Have you been looking to start a business in South Carolina, but you’re unsure as to how to? Or are you a sole proprietor of a business and is looking to safely expand? Well, an LLC Is the perfect solution for you. Starting an LLC could seem intimidating for someone looking to start one for the first time, not to mention it could be confusing for someone not from South Carolina.
This is because the procedures for starting an LLC varies from state to state and country to country. Although the steps for starting an LLC in South Carolina are rather similar to other countries or states, it should be noted that some key differences should be looked into when starting a South Carolina LLC.
This article is here to assist you in learning the appropriate steps needed to start an LLC here in South Carolina, regardless of where you’re from. We will first be explaining the benefits of starting an LLC here in South Carolina, followed by the steps to starting an LLC in South Carolina, and lastly, some frequently asked questions when it comes to a South Carolina LLC.
Benefits of Starting an LLC in South Carolina
Starting an LLC in general presents a lot of great benefits for the business. This is no different when it comes to starting an LLC in South Carolina. Below are some of the benefits of starting an LLC here in South Carolina.
Freedom to customize your small business
An LLC offers a degree of flexibility that cannot be matched by most other business models. Regardless of size, an LLC is flexible enough to accommodate businesses of varying sizes. This is because starting an LLC involves the drafting of an operating agreement that can be tailored to the needs of your business.
This quite literally means you can write your own rules to suit the needs of the business.
Raising angel capital for the business
LLCs have become one of the best entities for raising angel capital (start-up investments of up to $500,000). This has made the LLC business structure popular among smaller investors. What about venture capital firms? Well, most venture capital firms prefer to invest in corporations due to familiarity, they are also not allowed to invest in LLCs due to stockholder rules.
Protection of real estate
One of the most notable benefits of an LLC is the ability to hold real estate. An LLC comes with dual liability protection that shields the investments of average joe’s like you and me from lawsuits. This is especially useful for those who tend to get in trouble and is likely to get sued.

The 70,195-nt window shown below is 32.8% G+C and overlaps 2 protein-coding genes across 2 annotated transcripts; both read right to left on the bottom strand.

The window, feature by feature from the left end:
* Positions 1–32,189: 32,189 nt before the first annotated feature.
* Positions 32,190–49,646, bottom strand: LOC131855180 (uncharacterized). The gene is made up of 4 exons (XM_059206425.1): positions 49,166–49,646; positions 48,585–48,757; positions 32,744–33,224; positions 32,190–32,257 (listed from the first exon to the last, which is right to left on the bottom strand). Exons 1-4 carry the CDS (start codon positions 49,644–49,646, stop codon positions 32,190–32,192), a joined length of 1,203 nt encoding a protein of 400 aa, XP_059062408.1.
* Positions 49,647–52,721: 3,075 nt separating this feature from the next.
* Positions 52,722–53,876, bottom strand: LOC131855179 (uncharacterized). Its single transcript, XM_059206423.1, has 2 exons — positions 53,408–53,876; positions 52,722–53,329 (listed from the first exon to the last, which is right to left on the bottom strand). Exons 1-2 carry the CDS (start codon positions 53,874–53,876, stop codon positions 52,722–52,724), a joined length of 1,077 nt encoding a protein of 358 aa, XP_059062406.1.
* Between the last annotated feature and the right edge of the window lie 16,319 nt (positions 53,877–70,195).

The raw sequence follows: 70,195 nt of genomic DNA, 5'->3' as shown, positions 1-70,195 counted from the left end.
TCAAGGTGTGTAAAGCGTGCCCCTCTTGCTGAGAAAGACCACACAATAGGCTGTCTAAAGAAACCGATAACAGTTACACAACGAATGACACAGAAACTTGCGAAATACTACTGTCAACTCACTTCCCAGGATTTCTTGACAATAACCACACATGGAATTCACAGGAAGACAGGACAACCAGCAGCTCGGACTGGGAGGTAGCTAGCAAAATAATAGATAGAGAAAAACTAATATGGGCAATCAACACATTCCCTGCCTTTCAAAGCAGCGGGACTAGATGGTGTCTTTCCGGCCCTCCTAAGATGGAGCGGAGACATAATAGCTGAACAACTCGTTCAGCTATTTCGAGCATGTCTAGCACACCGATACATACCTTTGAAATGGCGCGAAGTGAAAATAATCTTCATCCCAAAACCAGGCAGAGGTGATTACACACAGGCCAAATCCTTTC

The protection from an LLC protects your assets such as real estate from being liquidated. This means that your real estate investments held under the LLC are protected from claim settlements.
Protection of personal assets
Another great benefit of an LLC is the protection it offers to your assets. Personal assets are assets you hold under your name. Some examples of personal assets are your bank account, your car(s), and your mutual funds, stocks, and bonds.
An LLC can protect all these assets from a lawsuit. This gives the LLC owners peace of mind that their personal assets are safe from personal lawsuit claims.
Ability to change profit distributions
This is one of the more unique aspects of this business structure. The profit payouts of an LLC can be disproportionate to the actual ownership percentages. This gives you and your business partners the option of choosing how much profit/loss you will receive. In most cases, people will opt to take more profits and losses.
This might seem a bit counterintuitive, but there is a good reason for this. By taking more profits and losses, you provide incentives for investors to invest in your company. An example of this would be having the investor contribute to all the capital, and varying the profit distribution so that he gets 100% of the profits until his investment has been paid back.
In some cases, you could provide interest as well to further incentivize investors to invest in your South Carolina LLC.
Segregation of Assets
The segregation of assets in a business is crucial. By segregating the business assets into individual LLCs, you protect them from your company’s creditors or other people that wish to sue you. An LLC does not always protect your assets.